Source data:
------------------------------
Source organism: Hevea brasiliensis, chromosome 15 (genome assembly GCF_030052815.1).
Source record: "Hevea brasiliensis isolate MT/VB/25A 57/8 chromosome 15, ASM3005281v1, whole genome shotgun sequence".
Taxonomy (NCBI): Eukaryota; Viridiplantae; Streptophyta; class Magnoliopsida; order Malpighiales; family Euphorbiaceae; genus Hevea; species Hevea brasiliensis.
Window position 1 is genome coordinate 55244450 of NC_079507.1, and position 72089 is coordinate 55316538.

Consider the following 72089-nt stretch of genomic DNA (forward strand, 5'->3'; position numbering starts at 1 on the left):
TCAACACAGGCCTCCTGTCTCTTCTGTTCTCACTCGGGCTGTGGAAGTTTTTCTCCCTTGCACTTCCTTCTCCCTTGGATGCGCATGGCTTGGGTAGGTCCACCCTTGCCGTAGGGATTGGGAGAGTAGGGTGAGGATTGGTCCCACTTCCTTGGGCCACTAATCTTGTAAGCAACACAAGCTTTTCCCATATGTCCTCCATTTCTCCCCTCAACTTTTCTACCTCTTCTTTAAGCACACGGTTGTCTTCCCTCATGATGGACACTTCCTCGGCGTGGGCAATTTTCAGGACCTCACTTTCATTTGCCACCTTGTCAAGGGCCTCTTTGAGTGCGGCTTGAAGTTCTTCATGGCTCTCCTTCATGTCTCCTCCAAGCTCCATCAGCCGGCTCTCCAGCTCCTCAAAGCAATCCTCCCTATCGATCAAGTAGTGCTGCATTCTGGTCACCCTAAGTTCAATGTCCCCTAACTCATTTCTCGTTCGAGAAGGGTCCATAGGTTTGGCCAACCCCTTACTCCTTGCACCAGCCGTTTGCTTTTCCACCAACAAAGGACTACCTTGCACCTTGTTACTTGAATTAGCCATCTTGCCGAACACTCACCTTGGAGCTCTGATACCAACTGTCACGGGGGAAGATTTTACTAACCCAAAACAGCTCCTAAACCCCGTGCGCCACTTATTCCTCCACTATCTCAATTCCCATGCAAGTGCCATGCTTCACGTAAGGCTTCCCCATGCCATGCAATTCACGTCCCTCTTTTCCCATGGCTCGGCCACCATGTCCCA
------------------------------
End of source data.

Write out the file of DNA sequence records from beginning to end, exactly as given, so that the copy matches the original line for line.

Source organism: Hevea brasiliensis, chromosome 15 (genome assembly GCF_030052815.1).
Source record: "Hevea brasiliensis isolate MT/VB/25A 57/8 chromosome 15, ASM3005281v1, whole genome shotgun sequence".
Taxonomy (NCBI): Eukaryota; Viridiplantae; Streptophyta; class Magnoliopsida; order Malpighiales; family Euphorbiaceae; genus Hevea; species Hevea brasiliensis.
Window position 1 is genome coordinate 55244450 of NC_079507.1, and position 72089 is coordinate 55316538.

Consider the following 72089-nt stretch of genomic DNA (forward strand, 5'->3'; position numbering starts at 1 on the left):
TCAACACAGGCCTCCTGTCTCTTCTGTTCTCACTCGGGCTGTGGAAGTTTTTCTCCCTTGCACTTCCTTCTCCCTTGGATGCGCATGGCTTGGGTAGGTCCACCCTTGCCGTAGGGATTGGGAGAGTAGGGTGAGGATTGGTCCCACTTCCTTGGGCCACTAATCTTGTAAGCAACACAAGCTTTTCCCATATGTCCTCCATTTCTCCCCTCAACTTTTCTACCTCTTCTTTAAGCACACGGTTGTCTTCCCTCATGATGGACACTTCCTCGGCGTGGGCAATTTTCAGGACCTCACTTTCATTTGCCACCTTGTCAAGGGCCTCTTTGAGTGCGGCTTGAAGTTCTTCATGGCTCTCCTTCATGTCTCCTCCAAGCTCCATCAGCCGGCTCTCCAGCTCCTCAAAGCAATCCTCCCTATCGATCAAGTAGTGCTGCATTCTGGTCACCCTAAGTTCAATGTCCCCTAACTCATTTCTCGTTCGAGAAGGGTCCATAGGTTTGGCCAACCCCTTACTCCTTGCACCAGCCGTTTGCTTTTCCACCAACAAAGGACTACCTTGCACCTTGTTACTTGAATTAGCCATCTTGCCGAACACTCACCTTGGAGCTCTGATACCAACTGTCACGGGGGAAGATTTTACTAACCCAAAACAGCTCCTAAACCCCGTGCGCCACTTATTCCTCCACTATCTCAATTCCCATGCAAGTGCCATGCTTCACGTAAGGCTTCCCCATGCCATGCAATTCACGTCCCTCTTTTCCCATGGCTCGGCCACCATGTCCCA